Credit: (Illustration by Greg Houston)

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In the late morning of March 15, Haregewine Messert was perched behind the counter of Chez Hareg, the pastry shop she’d opened at 1915 9th St. NW just two weeks before. Peering over a case of ginger cookies and croissants, she watched a team of D.C. officials fan out along the block. There were about a dozen of them, she estimates; a couple of police officers, a fire inspector, and other D.C. regulators. They climbed the stairs to Expo Restaurant and Nightclub and walked into La Carbonara, an Italian restaurant next door. Then, at Ras Dashen Ethiopian Cuisine, owner Kifle Ayele blocked the regulators from entering. “I see him fighting with them and [saying] ‘You’re not coming into my restaurant during lunchtime,’ ” Messert remembers. “I thought they did something wrong. I did not think it was an inspection.”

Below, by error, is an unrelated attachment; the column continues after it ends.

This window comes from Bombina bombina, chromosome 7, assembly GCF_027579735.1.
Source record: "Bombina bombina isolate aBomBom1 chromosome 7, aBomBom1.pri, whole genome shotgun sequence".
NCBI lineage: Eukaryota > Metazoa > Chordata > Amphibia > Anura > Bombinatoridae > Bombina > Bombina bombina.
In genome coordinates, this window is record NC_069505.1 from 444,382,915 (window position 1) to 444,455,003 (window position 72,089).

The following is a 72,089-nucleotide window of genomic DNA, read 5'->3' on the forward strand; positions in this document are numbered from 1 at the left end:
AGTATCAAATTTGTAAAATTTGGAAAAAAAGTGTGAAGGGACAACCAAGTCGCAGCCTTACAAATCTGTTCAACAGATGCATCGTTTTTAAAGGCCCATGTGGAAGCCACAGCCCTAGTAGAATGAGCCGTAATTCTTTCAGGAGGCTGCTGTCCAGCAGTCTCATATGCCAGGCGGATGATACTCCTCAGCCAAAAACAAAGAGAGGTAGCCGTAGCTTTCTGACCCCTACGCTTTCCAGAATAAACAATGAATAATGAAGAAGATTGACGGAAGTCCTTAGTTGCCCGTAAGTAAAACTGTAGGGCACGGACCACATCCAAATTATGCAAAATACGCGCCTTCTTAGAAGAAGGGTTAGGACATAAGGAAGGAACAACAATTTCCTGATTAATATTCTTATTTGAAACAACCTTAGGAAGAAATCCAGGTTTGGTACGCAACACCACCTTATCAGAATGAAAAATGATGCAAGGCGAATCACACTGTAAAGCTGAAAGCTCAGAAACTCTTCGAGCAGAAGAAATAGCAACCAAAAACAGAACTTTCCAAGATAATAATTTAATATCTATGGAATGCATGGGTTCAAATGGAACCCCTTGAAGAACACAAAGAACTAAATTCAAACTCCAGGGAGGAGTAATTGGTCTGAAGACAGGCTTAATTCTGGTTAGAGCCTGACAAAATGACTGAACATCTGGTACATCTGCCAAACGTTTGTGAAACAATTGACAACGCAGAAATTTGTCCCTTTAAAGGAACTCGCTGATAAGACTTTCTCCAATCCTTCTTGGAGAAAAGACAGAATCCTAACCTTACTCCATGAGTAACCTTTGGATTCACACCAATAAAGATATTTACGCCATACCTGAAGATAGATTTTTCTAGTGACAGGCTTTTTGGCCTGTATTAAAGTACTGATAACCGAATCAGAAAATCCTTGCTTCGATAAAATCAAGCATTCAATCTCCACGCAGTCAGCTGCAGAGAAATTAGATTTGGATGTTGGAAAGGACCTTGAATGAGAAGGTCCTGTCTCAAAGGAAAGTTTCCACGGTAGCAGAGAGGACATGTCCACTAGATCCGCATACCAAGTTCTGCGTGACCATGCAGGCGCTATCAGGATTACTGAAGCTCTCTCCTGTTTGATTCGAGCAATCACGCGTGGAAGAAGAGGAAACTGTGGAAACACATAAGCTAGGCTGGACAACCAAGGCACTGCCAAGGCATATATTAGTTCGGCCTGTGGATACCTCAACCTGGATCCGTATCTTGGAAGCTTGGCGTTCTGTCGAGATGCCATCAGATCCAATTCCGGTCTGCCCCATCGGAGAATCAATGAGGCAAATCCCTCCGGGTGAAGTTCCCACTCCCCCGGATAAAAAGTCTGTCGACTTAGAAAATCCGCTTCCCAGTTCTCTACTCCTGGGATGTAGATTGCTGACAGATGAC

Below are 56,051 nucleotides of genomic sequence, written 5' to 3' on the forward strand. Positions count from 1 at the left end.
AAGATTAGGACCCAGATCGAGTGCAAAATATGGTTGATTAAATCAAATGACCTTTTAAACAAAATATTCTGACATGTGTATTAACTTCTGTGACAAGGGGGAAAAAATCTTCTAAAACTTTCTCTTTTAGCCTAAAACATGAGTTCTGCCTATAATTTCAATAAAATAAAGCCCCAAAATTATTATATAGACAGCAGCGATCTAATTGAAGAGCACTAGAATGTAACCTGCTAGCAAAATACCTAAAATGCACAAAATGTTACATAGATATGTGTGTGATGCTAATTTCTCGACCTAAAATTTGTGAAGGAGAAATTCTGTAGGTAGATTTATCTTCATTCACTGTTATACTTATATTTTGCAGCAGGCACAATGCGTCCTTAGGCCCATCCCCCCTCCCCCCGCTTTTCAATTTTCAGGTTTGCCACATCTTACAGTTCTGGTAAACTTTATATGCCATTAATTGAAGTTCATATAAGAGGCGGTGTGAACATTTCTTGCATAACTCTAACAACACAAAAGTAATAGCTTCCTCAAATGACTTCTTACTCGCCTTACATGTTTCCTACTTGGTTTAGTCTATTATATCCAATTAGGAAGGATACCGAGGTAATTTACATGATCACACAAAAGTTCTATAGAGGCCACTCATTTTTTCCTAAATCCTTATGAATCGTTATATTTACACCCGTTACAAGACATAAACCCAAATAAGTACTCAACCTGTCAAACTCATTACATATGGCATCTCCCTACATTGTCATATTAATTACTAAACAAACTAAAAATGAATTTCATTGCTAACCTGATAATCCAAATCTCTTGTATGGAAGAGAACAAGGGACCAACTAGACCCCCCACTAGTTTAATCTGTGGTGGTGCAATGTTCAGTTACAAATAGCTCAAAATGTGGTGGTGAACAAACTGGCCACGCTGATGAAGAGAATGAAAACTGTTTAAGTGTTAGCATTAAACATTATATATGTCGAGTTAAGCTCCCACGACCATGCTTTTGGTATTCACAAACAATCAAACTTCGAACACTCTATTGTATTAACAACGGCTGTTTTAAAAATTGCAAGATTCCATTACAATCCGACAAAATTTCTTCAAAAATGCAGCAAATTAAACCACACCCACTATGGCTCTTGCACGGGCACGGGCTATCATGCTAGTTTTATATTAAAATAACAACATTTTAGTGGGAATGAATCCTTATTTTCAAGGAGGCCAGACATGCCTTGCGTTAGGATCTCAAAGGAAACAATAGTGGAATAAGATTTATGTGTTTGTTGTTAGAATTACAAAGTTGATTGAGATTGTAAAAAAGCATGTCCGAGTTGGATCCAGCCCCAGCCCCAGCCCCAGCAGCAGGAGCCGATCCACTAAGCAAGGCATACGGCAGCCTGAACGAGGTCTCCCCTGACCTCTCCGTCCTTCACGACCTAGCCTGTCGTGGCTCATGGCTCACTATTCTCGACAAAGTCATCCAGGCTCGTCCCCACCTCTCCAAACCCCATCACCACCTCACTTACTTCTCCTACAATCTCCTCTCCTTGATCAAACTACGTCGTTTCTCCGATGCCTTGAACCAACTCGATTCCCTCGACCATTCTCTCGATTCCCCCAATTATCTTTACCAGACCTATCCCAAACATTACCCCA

What Messert witnessed that day was more than a routine inspection. It was Operation Fight Back, a multi-agency sweep designed to ensure that District neighborhoods are code-compliant and crime-free. Mayor Anthony Williams introduced Fight Backs in 2003. Now, they take place every month in police districts across the city. The goal is to “help people feel that the city is on your side,” says Carlson Klapthor, who during the Williams administration was a neighborhood services coordinator and leader of Ward 2’s “Core Team,” what the city calls its groups of regulators drawn from multiple agencies who meet weekly and work with cops on the sweeps.

Many 9th Street business owners, however, were disturbed by the scale and suddenness of the March 15 sweep. Amanuel Abraham, whose father, Abraham Tekle, owns Expo Restaurant and Nightclub, says, “We felt like we were being bullied. We felt like they were looking for a reason to shut us down.” He worries that the 9th Street businesses, which are primarily owned by Ethiopians, were “targeted because we’re foreigners, we’re weak.” Messert, who worked at the Ritz Carlton before opening her pastry shop, says she can’t imagine regulators swarming the kitchens at her old job. “I’ve had 12 years in the restaurant business,” she says, “and I’ve never, never seen that kind of inspection.”